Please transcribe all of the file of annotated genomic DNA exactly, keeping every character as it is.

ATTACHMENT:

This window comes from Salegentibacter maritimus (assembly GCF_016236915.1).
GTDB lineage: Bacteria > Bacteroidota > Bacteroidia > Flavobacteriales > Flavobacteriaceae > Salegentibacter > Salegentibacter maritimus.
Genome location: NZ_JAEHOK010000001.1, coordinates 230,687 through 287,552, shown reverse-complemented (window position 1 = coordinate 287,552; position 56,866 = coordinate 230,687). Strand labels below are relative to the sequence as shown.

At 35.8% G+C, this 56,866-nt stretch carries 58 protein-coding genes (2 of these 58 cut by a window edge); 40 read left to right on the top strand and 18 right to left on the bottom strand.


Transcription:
This window comes from Salegentibacter maritimus (assembly GCF_016236915.1).
GTDB lineage: Bacteria > Bacteroidota > Bacteroidia > Flavobacteriales > Flavobacteriaceae > Salegentibacter > Salegentibacter maritimus.
Genome location: NZ_JAEHOK010000001.1, coordinates 230,687 through 287,552, shown reverse-complemented (window position 1 = coordinate 287,552; position 56,866 = coordinate 230,687). Strand labels below are relative to the sequence as shown.

At 35.8% G+C, this 56,866-nt stretch carries 58 protein-coding genes (2 of these 58 cut by a window edge); 40 read left to right on the top strand and 18 right to left on the bottom strand.